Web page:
In a sharp contrast, the exact eigenmode (the blue line in Figure 4 left panel) of the original Laplacian with the negative weight demonstrates a sharp edge with a large jump between its components of the opposite signs at the correct location of the negative edge, between the and vertices. This large jump is inherited by the corresponding approximate eigenmode in Figure 10 (c), differentiating it from all other approximate eigenmodes in Figure 10. The opposite signs of the components of the eigenmode in Figure 10 (c) allow determining the correct bisection. Large amplitudes of the absolute values of the components around the jump location in Figure 10 (c) make such a determination robust with respect to perturbations and data noise.

There are two reasons why the computed eigenmode in Figure 10 (c) visually much better approximates the exact Fiedler vector compared to other cases in Figure 10. The first one is that the shape of the exact Fiedler eigenmode (the blue line in Figure 4 left panel) is pronounced and quite different from those of other eigenfunctions in Figure 4 left panel. The second reason is related to condition numbers of eigenvectors, primarily determined by gaps in the matrix spectrum.

The convergence speed of iterative approximation to an eigenvector, as well as eigenvector sensitivity with respect to perturbations in the matrix entries, e.g., due to noise in the data, is mostly determined by a quantity, called the condition number of the eigenvector, defined for symmetric matrices as the ratio of the spread of the matrix spectrum to the gap in the eigenvalues. The larger the condition number is, the slower the typical convergence is and more sensitive to the perturbations the eigenvector becomes. The trivial zero eigenvalue of the original Laplacian can be excluded from the spectrum, if the influence the corresponding trivial eigenvector, made of ones, may be ignored. For the eigenvector corresponding to the smallest nontrivial eigenvalue, the gap is simply the difference between this eigenvalue and the nearest eigenvalue.

What happens in our example, as we see numerically, is that the largest eigenvalue remains basically the same for all variants, so we only need to check the gap. It turns out that the gap for the signed Laplacian is about times smaller, for all tested values of the negative weight, compared to the gap for the case of the zero weight, explaining why we see no improvement in Figures 10 (b) and (d), compared to (a). In contrast, introducing the negative weight in the original Laplacian tends to make the target smallest eigenvalue smaller, even negative, in our test for the discrete string, while barely changing the other eigenvalues nearby. As a result, the gap with the negative weight is times larger compared to the baseline case of the zero weight. We conclude that the eigenvector condition number for the signed Laplacian is about times larger, while for the original Laplacian is times smaller, depending on the negative weight , compared to the baseline eigenvector condition number for the Laplacian with zero weight. We conclude that in this example the signed Laplacian gives times larger condition number of the eigenvector of interest and thus is numerically inferior for spectral clustering compared to the original Laplacian.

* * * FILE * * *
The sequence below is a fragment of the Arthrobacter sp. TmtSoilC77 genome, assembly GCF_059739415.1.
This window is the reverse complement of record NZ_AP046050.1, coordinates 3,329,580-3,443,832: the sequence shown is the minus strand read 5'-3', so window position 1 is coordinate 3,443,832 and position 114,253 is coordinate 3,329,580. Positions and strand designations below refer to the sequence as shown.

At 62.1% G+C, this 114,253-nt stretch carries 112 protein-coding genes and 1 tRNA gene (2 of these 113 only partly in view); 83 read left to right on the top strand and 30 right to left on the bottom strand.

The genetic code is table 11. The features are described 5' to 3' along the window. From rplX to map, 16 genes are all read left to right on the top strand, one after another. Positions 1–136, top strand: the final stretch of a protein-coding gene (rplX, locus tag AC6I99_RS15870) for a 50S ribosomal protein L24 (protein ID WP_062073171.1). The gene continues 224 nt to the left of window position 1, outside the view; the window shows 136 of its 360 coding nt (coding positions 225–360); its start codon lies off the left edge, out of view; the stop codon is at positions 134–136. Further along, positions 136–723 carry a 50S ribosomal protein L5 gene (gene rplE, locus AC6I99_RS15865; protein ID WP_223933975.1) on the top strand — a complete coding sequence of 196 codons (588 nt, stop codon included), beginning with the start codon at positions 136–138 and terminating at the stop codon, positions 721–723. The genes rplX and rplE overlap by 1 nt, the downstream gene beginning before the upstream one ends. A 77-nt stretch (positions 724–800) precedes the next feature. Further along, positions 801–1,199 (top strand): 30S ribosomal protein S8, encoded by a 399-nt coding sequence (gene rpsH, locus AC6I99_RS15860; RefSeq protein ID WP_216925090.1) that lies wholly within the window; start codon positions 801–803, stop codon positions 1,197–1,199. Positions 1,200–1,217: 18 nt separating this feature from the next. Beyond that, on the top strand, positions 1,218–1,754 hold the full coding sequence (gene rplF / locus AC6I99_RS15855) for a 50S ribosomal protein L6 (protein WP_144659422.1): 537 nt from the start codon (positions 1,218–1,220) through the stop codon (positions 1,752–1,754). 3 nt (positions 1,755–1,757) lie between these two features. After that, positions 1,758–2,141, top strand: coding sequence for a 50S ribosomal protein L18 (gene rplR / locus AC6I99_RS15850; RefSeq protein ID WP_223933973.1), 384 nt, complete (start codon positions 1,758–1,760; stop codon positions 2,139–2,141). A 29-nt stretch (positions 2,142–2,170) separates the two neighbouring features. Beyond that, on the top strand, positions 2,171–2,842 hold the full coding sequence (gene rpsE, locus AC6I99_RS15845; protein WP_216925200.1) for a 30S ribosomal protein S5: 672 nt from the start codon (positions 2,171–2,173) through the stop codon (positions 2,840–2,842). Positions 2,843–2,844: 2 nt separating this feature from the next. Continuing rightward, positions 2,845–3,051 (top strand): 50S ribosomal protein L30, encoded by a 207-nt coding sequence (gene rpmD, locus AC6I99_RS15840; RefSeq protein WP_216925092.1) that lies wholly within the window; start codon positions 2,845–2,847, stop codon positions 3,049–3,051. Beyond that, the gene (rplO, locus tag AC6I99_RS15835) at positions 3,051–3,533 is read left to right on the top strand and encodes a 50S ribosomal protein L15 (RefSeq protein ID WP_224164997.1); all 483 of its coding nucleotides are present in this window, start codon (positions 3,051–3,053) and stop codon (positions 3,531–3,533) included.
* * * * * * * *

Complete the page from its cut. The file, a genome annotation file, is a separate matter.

6 Possible extensions for future work

We concentrate on the model of the system of masses connected with springs only because it directly leads to the standard definition of the graph Laplacian, giving us a simple way to justify our introduction of negative weights. Similarly, we restrict the vibrations to be transversal, since then we can use the classical two-way partitioning definition based on the signs of the components of the Fiedler vector. The negative weights can as well be introduced in other models for spectral clustering—we describe two examples below; cf. [14].

The first model is based on vibration modes of a wave equation of a system of interacting quasi-particles subjected to vibrations. Each quasi-particle of the vibration model corresponds to one of the data points. Interaction coefficients of the vibration model are determined by pair-wise comparison of the data points. The interaction is attractive/absent/repulsive and the interaction coefficient is positive/zero/negative if the data points in the pair are similar/not comparable/disparate, respectively. The strength of the interaction and the amplitude of the corresponding interaction coefficient represent the level of similarity or disparity.

The eigenmodes are defined as eigenvectors of an eigenvalue problem resulting from the usual separation of the time and spatial variables. In low-frequency or unstable vibration modes, the quasi-particles are expected to move synchronically in the same direction if they are tightly connected by the attractive interactions, but in the opposite directions if the interactions are repulsive, or in the complementary directions (where available) if the interaction is absent.